I find this scarey as i have life threatening conditions and i certainly wouldnt like someone giving consent to strip out parts of my body. I have a valid reason for not wanting to donate, so am scared now as other members of my family dont mind either way.

Just how do i now go about letting on to them how ill i am and what my wishes are? The youngest is a teenager and the 20 year old is in the Army. He is my next of Kin but is on an overseas Posting.

Hope someone sees this who knows where to find the new guidelines in full.
Thanks.

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Mutton Smile said on 12 December 2011

If the database is confidential how can it be accessed by healthcare professionals? There are so many heathcare workers in the NHS it does not seem reasonable to describe the database as confidential.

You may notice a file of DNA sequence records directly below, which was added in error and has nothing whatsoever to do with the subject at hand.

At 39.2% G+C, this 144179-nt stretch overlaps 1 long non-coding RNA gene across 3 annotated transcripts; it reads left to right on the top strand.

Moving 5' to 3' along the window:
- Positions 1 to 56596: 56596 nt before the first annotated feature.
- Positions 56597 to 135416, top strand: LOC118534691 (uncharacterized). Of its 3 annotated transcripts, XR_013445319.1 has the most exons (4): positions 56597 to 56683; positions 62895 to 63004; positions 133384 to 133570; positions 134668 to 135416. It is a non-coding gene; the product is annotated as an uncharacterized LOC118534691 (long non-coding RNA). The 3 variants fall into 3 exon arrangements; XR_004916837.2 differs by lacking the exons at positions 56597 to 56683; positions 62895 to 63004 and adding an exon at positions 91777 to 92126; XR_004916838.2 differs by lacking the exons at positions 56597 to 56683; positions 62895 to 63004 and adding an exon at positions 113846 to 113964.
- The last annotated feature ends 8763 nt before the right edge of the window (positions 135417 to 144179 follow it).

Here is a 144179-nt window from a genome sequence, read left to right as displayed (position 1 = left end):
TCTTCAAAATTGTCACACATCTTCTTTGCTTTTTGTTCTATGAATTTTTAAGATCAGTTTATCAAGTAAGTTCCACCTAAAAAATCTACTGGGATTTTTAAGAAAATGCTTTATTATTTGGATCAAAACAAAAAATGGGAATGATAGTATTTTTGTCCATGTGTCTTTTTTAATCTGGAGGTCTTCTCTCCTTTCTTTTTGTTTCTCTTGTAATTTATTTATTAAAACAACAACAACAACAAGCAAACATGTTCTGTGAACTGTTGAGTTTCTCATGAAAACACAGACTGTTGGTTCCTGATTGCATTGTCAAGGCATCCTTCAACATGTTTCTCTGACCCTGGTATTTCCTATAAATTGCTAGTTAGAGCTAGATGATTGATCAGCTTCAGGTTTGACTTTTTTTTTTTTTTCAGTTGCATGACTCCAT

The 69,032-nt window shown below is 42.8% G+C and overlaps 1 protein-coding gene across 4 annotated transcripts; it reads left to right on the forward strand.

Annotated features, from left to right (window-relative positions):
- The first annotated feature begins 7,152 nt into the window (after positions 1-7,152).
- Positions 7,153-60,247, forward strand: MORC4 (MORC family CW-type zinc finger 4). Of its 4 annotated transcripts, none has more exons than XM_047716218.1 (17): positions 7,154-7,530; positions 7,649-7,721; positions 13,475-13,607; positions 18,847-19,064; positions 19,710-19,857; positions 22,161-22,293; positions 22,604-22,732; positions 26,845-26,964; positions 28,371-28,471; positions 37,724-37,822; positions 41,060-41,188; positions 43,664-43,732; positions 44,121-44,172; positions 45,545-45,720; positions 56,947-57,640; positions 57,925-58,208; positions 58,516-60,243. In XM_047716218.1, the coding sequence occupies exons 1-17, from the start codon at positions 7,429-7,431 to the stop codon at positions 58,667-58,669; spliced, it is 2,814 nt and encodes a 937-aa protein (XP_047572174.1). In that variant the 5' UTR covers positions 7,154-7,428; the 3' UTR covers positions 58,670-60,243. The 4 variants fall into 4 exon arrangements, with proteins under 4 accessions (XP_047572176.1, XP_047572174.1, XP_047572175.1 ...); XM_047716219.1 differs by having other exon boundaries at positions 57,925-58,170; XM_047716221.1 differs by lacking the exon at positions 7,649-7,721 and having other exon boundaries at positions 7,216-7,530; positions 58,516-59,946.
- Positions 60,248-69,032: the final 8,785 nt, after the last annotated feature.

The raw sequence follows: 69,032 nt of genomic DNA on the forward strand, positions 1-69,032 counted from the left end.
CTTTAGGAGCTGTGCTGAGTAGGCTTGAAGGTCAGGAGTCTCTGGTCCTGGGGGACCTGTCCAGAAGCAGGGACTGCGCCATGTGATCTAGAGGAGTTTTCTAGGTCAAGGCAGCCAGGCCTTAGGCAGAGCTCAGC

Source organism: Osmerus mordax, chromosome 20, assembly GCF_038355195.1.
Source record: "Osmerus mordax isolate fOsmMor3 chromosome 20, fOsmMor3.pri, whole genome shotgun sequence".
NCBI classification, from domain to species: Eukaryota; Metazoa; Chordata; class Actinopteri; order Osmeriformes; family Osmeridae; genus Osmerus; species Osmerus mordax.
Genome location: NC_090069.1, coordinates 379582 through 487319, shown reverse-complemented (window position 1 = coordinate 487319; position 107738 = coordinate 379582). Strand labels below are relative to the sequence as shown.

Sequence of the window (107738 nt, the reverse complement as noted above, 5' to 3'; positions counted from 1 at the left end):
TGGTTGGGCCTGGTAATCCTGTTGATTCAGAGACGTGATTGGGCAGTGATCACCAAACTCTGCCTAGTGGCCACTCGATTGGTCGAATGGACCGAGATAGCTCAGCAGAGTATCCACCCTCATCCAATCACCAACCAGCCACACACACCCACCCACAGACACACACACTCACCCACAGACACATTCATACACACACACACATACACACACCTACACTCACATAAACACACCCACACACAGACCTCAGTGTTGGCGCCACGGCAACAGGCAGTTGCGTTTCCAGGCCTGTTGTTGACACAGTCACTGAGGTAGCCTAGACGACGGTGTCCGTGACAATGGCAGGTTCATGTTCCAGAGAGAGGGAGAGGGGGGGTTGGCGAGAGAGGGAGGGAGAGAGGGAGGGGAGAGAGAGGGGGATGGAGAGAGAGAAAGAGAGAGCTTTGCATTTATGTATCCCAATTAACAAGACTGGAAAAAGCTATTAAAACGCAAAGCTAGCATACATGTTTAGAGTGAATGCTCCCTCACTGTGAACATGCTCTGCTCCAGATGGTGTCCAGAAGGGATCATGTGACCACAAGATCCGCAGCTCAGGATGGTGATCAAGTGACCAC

Are there any safeguards to stop healthcare professionals accessing the database before someone is dead or is it routinely accessed if patients are expected to die?

How can a patient be confident their wishes are followed as the database can be updated by anyone at any time. No patient signatures or witnessed are required,

How can I stop someone registering or de-registering on my behalf?

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BrightonGal28 said on 06 July 2011

There is no information on how I register to opt out or otherwise refuse to have some organs used after my death. Is seems probable that my family or other person close to me may be able to over-ride my wishes and give consent for my organs to be taken. The process of opting in and opting out of organ donation should be explained including the current problems and challenges of the opt in only system provided.